UNITED NATIONS – Pakistan has voiced its strong disapproval in the UN General Assembly of double standards in implementing the international obligations to protect civilians and prevent crimes against humanity in the backdrop of Kashmir killings.
Pakistan’s Ambassador to the UN, Maleeha Lodhi said that ‘selectivity’ has meant that egregious crimes, including killings and mass blinding claim innocent victims in Indian occupied Kashmir in full view of the international community.
Speaking in the 193-member Assembly debate on Responsibility to Protect and prevent crimes against humanity, the envoy expressed that the tragic victims in occupied Jammu and Kashmir suffer the further indignity of living under an illegal occupation.
Lodhi also highlighted the grave situation in Palestine where the failure of the international community to uphold these norms, has been what she called most manifest and telling.
As the killing fields of Gaza were drenched in the blood of over 130 innocent Palestinians, including countless women and children, Ambassador Lodhi said, the Security Council stood as a silent bystander to the plight of the long-suffering Palestinian people.
While stressing that the notion of the Responsibility to Protect stands on more tenuous ground today than ever before, she said that decisions taken by the international community, have in this regard, often failed the test of the highest standards of objectivity and impartiality.
She called on the world body for the implementation of consistent and uniform standards and emphasized collective responsibility to prevent these grave crimes.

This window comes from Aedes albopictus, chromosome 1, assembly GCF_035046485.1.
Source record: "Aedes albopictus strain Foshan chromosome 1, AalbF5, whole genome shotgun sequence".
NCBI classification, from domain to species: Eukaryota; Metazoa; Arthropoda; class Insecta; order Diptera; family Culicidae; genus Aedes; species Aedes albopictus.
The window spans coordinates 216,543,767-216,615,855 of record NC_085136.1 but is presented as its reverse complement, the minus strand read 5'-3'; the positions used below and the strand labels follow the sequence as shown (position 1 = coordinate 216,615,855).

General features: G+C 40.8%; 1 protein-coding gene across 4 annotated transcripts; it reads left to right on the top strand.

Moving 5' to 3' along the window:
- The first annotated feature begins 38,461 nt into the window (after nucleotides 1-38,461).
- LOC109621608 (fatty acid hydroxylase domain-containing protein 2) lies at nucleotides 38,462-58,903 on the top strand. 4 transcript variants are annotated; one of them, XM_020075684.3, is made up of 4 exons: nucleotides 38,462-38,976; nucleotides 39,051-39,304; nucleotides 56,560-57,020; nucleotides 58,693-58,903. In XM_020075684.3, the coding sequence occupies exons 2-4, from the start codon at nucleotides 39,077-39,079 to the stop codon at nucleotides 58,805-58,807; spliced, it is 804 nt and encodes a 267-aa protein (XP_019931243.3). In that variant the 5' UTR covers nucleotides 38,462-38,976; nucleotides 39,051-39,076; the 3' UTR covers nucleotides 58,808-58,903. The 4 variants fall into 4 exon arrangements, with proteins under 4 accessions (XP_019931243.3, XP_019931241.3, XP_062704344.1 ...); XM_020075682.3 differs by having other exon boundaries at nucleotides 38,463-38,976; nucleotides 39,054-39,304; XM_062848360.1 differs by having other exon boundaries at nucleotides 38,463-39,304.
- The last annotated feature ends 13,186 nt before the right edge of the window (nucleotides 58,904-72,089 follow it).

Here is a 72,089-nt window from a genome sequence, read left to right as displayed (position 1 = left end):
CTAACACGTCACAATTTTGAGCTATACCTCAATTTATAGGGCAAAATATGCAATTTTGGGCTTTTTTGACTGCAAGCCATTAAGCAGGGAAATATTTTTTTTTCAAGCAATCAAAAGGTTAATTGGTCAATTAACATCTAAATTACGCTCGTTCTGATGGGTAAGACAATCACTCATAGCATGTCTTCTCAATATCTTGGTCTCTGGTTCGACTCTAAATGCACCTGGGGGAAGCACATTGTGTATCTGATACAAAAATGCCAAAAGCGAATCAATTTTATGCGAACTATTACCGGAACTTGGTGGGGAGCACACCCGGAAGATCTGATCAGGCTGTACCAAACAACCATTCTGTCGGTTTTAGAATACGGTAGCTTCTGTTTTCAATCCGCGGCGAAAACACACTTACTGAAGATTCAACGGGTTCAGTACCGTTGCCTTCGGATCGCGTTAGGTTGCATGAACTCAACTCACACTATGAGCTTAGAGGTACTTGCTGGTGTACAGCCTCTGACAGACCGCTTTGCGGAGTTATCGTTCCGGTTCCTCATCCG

“The ‘will’ of the international community, in particular, the permanent members of the Security Council, is crucial,” she said, adding that this was particularly important to address the issues of the permissibility of actions and to ensure their consistency.
The Pakistani envoy said if we are selective in our approach -expressing indignation at some transgressions while choosing to willfully ignore others, any norm will be quickly turned into mere pretense.
“Against this backdrop, calls for accountability would invariably smack of double standards and selectivity, especially when egregious crimes including killings and mass-blinding are being committed in full view of the international community,” she asserted.
Emphasizing the sanctity of the twin imperatives of legitimacy and legality for any action by the Security Council, Ambassador Lodhi criticized instances wherein the face of divisions within the Council, unilateral actions have led to situations characterized as illegal but legitimate.
“We should neither attempt nor accept any artificial duality between the twin imperatives of legitimacy and legality,” she stressed.
Pakistan’s top diplomat also called for renewed commitment in helping states build their capacity including through governance and judicial reforms arguing that in a world beset by growing socio-economic inequalities, situations leading to responsibility to protect, are more often than not the result of under-development and poverty.
“Long-term commitment by the international community including mobilization of adequate resources for sustainable development and poverty eradication as also reflected in the 2030 development agenda is the best investment in prevention,” she added.
The ambassador concluded by remarking that what was needed is a surge in diplomacy, not war, to achieve the goal of preventing grave crimes against humanity.
Exercising his right of reply, Sandeep Kumar Bayyapu, an Indian diplomat, accused Pakistan of misusing the UN platform to make “an unwarranted reference” to the state of Jammu and Kashmir.
He claimed that the state constituted an integral part of India and “no amount of empty rhetoric from Pakistan would change that reality.”